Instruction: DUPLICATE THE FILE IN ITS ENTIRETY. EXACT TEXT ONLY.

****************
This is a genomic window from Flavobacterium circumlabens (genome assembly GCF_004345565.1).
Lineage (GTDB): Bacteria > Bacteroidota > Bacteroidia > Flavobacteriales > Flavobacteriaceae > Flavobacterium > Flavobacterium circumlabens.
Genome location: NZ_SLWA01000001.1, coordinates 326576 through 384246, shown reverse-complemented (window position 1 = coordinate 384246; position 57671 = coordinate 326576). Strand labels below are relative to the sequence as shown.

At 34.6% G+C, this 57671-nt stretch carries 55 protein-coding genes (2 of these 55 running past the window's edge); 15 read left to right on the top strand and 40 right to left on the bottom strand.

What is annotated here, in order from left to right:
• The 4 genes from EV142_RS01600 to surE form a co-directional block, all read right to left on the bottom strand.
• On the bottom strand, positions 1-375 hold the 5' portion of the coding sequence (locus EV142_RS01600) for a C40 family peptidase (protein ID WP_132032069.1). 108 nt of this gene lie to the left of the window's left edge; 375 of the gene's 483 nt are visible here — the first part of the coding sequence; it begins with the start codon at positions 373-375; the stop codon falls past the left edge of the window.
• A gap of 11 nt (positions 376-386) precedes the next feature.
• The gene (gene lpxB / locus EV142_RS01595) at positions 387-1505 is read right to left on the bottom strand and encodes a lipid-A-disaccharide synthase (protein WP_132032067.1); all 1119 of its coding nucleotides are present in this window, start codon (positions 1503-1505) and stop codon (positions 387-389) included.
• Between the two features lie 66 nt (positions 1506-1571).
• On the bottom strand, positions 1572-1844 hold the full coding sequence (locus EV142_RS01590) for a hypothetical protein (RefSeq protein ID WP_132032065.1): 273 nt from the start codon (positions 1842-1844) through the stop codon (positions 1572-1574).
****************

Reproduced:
This is a genomic window from Flavobacterium circumlabens (genome assembly GCF_004345565.1).
Lineage (GTDB): Bacteria > Bacteroidota > Bacteroidia > Flavobacteriales > Flavobacteriaceae > Flavobacterium > Flavobacterium circumlabens.
Genome location: NZ_SLWA01000001.1, coordinates 326576 through 384246, shown reverse-complemented (window position 1 = coordinate 384246; position 57671 = coordinate 326576). Strand labels below are relative to the sequence as shown.

At 34.6% G+C, this 57671-nt stretch carries 55 protein-coding genes (2 of these 55 running past the window's edge); 15 read left to right on the top strand and 40 right to left on the bottom strand.

What is annotated here, in order from left to right:
• The 4 genes from EV142_RS01600 to surE form a co-directional block, all read right to left on the bottom strand.
• On the bottom strand, positions 1-375 hold the 5' portion of the coding sequence (locus EV142_RS01600) for a C40 family peptidase (protein ID WP_132032069.1). 108 nt of this gene lie to the left of the window's left edge; 375 of the gene's 483 nt are visible here — the first part of the coding sequence; it begins with the start codon at positions 373-375; the stop codon falls past the left edge of the window.
• A gap of 11 nt (positions 376-386) precedes the next feature.
• The gene (gene lpxB / locus EV142_RS01595) at positions 387-1505 is read right to left on the bottom strand and encodes a lipid-A-disaccharide synthase (protein WP_132032067.1); all 1119 of its coding nucleotides are present in this window, start codon (positions 1503-1505) and stop codon (positions 387-389) included.
• Between the two features lie 66 nt (positions 1506-1571).
• On the bottom strand, positions 1572-1844 hold the full coding sequence (locus EV142_RS01590) for a hypothetical protein (RefSeq protein ID WP_132032065.1): 273 nt from the start codon (positions 1842-1844) through the stop codon (positions 1572-1574).